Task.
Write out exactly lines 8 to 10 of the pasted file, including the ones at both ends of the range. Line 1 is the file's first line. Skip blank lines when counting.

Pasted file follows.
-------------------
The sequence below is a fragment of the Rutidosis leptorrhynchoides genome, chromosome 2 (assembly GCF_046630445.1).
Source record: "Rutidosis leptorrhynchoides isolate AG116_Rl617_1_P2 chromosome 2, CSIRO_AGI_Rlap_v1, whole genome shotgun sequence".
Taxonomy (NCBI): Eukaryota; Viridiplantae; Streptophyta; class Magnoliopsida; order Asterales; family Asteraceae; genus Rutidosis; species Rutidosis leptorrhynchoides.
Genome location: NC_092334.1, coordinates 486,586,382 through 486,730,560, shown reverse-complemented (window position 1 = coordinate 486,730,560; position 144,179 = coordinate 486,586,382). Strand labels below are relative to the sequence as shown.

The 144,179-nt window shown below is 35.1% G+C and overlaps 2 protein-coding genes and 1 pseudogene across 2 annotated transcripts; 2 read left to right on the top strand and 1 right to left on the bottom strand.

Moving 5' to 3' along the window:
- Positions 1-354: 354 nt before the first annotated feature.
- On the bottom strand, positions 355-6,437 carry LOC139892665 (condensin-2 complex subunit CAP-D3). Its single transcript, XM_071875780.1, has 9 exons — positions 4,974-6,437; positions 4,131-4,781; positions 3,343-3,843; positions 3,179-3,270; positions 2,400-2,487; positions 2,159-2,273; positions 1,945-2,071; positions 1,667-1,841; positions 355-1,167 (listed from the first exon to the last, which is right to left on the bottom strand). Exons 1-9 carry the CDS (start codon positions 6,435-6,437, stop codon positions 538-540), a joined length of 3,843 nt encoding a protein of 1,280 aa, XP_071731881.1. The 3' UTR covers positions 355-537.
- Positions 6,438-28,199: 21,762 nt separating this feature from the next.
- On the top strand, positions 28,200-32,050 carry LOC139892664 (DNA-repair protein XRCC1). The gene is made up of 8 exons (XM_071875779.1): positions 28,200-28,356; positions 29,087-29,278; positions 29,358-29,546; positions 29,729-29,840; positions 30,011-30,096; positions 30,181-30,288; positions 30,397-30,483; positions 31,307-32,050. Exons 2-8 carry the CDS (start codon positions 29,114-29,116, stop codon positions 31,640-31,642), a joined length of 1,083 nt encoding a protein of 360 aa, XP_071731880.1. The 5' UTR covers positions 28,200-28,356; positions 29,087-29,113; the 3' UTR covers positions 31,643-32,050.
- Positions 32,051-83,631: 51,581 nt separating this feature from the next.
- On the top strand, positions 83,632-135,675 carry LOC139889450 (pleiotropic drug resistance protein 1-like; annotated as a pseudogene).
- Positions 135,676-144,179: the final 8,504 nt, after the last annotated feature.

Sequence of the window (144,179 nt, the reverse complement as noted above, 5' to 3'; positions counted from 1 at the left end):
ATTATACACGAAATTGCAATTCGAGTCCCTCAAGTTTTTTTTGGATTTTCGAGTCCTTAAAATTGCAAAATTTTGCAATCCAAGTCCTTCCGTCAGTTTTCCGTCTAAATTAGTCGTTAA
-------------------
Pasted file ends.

- On the bottom strand, positions 355-6,437 carry LOC139892665 (condensin-2 complex subunit CAP-D3). Its single transcript, XM_071875780.1, has 9 exons — positions 4,974-6,437; positions 4,131-4,781; positions 3,343-3,843; positions 3,179-3,270; positions 2,400-2,487; positions 2,159-2,273; positions 1,945-2,071; positions 1,667-1,841; positions 355-1,167 (listed from the first exon to the last, which is right to left on the bottom strand). Exons 1-9 carry the CDS (start codon positions 6,435-6,437, stop codon positions 538-540), a joined length of 3,843 nt encoding a protein of 1,280 aa, XP_071731881.1. The 3' UTR covers positions 355-537.
- Positions 6,438-28,199: 21,762 nt separating this feature from the next.
- On the top strand, positions 28,200-32,050 carry LOC139892664 (DNA-repair protein XRCC1). The gene is made up of 8 exons (XM_071875779.1): positions 28,200-28,356; positions 29,087-29,278; positions 29,358-29,546; positions 29,729-29,840; positions 30,011-30,096; positions 30,181-30,288; positions 30,397-30,483; positions 31,307-32,050. Exons 2-8 carry the CDS (start codon positions 29,114-29,116, stop codon positions 31,640-31,642), a joined length of 1,083 nt encoding a protein of 360 aa, XP_071731880.1. The 5' UTR covers positions 28,200-28,356; positions 29,087-29,113; the 3' UTR covers positions 31,643-32,050.